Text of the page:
Winter Solstice

The winter solstice is the shortest day of the year, respectively, in the sense that the length of time elapsed between sunrise and sunset on this day is a minimum for the year. Of course, daylight saving time means that the first Sunday in April has 23 hours and the last Sunday in October has 25 hours, but these human meddlings with the calendar and do not correspond to the actual number of daylight hours.

If you life in the southern hemisphere, this is your Summer Solstice, celebrating the longest day of the year.

http://scienceworld.wolfram.com/astronomy/WinterSolstice.html

Geminids “King” Meteor Shower

Planning on staying up late (or waking up early) for this one. The Geminids is the “king” of the meteor showers. It is considered by many to be the best shower in the heavens, producing up to 120 multicolored meteors per hour at its peak. It is produced by debris left behind by an asteroid known as 3200 Phaethon, which was discovered in 1982. The shower runs annually from December 7-17. It peaks this year on the night of the 13th and morning of the 14th. The first quarter moon will set shortly after midnight leaving dark skies for what should be an excellent early morning show. Best viewing will be from a dark location after midnight. Meteors will radiate from the constellation Gemini, but can appear anywhere in the sky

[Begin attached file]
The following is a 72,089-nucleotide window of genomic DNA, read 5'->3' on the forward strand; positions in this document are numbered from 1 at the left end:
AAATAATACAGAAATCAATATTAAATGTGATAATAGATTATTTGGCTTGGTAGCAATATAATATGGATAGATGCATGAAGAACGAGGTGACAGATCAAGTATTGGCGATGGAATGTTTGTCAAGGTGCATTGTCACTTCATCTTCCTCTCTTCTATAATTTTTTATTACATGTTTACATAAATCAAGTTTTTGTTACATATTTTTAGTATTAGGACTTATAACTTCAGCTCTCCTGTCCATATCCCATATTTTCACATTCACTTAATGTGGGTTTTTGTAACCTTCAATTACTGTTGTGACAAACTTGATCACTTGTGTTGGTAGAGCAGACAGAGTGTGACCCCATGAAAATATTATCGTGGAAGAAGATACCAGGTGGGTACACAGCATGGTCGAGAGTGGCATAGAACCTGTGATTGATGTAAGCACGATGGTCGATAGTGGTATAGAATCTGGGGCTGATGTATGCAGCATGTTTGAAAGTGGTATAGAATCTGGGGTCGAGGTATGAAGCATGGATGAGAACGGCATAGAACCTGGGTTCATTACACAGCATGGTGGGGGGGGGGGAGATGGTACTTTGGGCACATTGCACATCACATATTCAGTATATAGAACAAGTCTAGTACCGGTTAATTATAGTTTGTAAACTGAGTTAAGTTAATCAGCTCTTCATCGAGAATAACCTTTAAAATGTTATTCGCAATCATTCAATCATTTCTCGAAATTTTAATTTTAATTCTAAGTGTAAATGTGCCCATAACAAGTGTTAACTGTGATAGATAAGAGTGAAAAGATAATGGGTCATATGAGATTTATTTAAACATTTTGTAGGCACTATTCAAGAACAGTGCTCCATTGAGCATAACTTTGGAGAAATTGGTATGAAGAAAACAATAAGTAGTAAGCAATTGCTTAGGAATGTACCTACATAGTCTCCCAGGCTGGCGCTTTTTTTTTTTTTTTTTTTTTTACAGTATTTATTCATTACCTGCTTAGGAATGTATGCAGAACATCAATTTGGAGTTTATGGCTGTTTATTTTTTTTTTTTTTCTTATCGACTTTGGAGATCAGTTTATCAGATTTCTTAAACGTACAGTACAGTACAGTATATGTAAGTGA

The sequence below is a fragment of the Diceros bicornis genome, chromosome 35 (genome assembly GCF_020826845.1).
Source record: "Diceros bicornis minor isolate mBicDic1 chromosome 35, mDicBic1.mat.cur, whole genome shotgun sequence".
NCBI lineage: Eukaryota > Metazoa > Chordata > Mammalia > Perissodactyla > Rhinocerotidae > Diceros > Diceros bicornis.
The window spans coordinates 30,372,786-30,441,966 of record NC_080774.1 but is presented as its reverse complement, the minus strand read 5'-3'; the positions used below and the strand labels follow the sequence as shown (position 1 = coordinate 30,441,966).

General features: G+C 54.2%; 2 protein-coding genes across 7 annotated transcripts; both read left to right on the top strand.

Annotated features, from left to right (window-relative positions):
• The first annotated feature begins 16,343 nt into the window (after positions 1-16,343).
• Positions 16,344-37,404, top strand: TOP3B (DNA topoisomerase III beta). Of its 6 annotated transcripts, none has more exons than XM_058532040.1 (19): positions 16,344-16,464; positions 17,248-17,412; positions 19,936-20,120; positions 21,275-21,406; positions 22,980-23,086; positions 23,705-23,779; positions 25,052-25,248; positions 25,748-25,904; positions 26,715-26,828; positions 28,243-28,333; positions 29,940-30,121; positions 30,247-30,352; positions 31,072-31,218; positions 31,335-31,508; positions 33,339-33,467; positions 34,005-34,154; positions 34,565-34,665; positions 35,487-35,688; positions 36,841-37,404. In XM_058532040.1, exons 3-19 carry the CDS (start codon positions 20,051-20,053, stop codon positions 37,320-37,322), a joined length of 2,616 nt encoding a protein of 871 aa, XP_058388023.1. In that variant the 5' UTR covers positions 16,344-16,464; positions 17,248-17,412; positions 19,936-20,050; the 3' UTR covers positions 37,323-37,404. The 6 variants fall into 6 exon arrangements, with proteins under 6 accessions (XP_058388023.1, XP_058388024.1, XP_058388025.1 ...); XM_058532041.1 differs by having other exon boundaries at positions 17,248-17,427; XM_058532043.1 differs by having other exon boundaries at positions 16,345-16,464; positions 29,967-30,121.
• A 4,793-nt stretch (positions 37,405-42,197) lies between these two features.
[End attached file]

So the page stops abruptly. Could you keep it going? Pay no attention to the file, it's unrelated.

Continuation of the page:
(Possible) Taurid Fireball Meteor Shower

Keep your fingers crossed! Every now and then the Taurid meteor shower — normally modest — produces spectacular fireballs visible even in bright moonlight. Most recently this happened in 2008. Since the meteor stream is rather spread out in space, Earth takes several weeks to pass through it, causing an extended period of meteor activity, compared with the much smaller periods of activity in other showers. The Taurids are also made up of weightier material, pebbles instead of dust grains. The thin crescent moon will set early in the evening leaving dark skies for viewing. Best viewing will be just after midnight from a dark location far away from city lights. Meteors will radiate from the constellation Taurus, but can appear anywhere in the sky.